Letter | Published:

Araucaria Cones

Naturevolume 43page81 (1890) | Download Citation



EARLY this summer the Araucarias of large size around Terregles House, near Dumfries, were in fruit. Many of the shed cones were lying at the base of the plants. Several years ago I saw a fine Araucaria in fruit in the manse garden, Colvend, Kirkcudbrightshire; but learned from the incumbent that the sight was a rare one. About the middle and end of October, this year, we had numerous trees of the mountain ash from which the leaves had fallen, but which stood glittering, laden with red berries. Clouds of fieldfares arrived, at first noisy and shy, perching on the tops of larch-trees. They devoured these berries, and, getting bolder, invaded my garden, and clustered on a mountain ash in such numbers that there could not be less than 200 at one time. At two visits of one hour each, in one day, every berry disappeared from that tree. Now the flocks of fieldfares are no longer visible, and the berries of the hawthorn and other wild fruit do not seem to attract them, while not a berry of the mountain ash could be picked up for many miles.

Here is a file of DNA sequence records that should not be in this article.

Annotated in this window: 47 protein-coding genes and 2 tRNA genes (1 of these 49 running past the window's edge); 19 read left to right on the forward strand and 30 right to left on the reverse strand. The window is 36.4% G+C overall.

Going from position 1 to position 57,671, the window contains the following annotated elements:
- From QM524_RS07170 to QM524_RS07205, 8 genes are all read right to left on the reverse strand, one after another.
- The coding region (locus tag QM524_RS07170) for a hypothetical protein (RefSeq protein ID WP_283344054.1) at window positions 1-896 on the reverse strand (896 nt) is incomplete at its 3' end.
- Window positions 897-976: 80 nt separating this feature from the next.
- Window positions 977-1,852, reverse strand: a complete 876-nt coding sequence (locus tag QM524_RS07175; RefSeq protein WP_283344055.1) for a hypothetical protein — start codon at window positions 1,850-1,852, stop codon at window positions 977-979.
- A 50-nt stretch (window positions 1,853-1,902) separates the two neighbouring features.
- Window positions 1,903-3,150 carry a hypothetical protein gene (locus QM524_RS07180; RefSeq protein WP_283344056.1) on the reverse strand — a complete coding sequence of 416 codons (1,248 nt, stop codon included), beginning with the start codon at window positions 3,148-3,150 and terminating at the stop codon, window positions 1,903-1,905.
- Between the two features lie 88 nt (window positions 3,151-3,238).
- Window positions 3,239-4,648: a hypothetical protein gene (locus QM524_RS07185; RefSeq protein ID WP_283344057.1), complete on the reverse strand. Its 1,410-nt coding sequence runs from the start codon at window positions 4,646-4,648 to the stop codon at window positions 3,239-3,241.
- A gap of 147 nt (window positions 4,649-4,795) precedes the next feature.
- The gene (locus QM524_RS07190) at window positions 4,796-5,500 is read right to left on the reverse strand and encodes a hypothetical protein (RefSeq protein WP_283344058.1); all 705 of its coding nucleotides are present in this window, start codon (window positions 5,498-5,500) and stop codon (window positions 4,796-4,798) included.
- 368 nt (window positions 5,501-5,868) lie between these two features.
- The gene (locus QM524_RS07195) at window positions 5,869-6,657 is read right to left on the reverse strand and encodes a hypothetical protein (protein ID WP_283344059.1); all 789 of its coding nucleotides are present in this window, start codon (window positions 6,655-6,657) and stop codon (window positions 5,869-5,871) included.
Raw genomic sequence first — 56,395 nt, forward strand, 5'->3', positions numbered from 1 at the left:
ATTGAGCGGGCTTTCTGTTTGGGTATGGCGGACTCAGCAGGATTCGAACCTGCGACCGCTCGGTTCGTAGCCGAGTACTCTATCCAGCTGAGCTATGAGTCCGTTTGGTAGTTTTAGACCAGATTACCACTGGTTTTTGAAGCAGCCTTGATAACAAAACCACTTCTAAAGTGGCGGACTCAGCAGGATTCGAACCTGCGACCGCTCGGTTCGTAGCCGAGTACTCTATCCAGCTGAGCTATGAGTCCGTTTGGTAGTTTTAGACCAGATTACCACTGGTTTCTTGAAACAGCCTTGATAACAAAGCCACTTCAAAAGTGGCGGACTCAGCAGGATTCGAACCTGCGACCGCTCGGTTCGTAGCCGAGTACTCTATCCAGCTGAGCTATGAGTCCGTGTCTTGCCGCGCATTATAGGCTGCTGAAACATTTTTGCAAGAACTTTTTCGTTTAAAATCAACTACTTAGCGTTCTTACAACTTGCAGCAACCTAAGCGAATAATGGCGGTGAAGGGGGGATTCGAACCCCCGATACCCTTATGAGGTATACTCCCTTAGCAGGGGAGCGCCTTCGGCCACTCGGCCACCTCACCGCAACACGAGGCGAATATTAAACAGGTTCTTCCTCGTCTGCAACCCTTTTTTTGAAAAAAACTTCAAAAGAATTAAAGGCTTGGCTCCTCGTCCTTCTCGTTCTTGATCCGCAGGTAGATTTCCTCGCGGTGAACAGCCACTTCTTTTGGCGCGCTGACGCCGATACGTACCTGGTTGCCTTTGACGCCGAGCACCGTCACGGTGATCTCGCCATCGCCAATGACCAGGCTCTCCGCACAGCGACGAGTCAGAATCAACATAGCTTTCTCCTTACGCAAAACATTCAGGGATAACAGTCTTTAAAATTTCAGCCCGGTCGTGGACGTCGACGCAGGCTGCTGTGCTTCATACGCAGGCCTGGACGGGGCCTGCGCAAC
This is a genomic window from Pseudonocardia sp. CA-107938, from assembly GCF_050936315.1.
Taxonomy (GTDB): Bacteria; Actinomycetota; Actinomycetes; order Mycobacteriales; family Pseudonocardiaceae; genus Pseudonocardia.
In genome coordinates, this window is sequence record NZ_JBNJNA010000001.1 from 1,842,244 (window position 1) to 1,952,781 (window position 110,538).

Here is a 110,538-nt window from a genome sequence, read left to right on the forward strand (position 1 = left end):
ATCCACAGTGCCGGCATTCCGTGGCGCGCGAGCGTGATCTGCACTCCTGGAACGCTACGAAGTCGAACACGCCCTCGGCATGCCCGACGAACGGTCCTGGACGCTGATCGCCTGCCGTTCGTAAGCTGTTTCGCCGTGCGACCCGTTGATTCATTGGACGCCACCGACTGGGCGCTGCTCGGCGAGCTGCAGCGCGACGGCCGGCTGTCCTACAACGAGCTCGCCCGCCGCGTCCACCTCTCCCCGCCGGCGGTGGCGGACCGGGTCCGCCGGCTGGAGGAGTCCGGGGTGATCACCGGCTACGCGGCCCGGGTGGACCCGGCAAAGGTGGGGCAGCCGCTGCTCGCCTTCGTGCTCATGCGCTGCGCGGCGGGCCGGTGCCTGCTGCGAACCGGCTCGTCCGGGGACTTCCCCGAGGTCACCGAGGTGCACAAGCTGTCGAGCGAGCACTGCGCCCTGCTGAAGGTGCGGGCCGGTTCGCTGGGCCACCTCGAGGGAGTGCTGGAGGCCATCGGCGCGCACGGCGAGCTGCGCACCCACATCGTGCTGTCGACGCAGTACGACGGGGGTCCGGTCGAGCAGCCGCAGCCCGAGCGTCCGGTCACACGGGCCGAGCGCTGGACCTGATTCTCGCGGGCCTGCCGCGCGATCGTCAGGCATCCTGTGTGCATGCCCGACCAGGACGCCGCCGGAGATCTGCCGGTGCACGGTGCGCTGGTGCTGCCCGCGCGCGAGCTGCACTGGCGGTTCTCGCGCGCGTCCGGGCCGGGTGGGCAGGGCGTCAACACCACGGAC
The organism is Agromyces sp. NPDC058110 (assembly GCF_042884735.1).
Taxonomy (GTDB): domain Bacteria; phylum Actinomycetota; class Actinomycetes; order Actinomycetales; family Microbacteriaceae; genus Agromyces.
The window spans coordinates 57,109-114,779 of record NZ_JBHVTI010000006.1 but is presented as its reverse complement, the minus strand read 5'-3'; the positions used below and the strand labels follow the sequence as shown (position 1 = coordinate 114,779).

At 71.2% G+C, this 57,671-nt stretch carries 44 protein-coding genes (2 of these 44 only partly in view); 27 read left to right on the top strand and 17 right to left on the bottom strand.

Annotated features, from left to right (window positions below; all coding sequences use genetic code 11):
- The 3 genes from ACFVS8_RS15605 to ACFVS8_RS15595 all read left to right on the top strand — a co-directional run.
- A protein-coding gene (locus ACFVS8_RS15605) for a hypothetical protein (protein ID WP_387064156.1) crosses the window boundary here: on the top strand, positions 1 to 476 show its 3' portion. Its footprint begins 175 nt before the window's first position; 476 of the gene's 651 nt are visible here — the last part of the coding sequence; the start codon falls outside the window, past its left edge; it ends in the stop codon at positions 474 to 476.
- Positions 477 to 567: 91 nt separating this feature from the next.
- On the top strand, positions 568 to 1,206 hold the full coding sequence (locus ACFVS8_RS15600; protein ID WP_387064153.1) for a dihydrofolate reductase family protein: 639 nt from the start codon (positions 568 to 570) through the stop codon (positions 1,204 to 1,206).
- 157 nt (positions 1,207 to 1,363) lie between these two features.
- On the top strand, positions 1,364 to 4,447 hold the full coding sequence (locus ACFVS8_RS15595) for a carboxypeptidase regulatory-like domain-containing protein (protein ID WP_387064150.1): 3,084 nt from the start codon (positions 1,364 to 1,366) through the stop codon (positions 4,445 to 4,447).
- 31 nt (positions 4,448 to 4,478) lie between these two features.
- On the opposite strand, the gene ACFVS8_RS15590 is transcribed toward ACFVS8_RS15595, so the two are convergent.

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  1. Dumfriesshire



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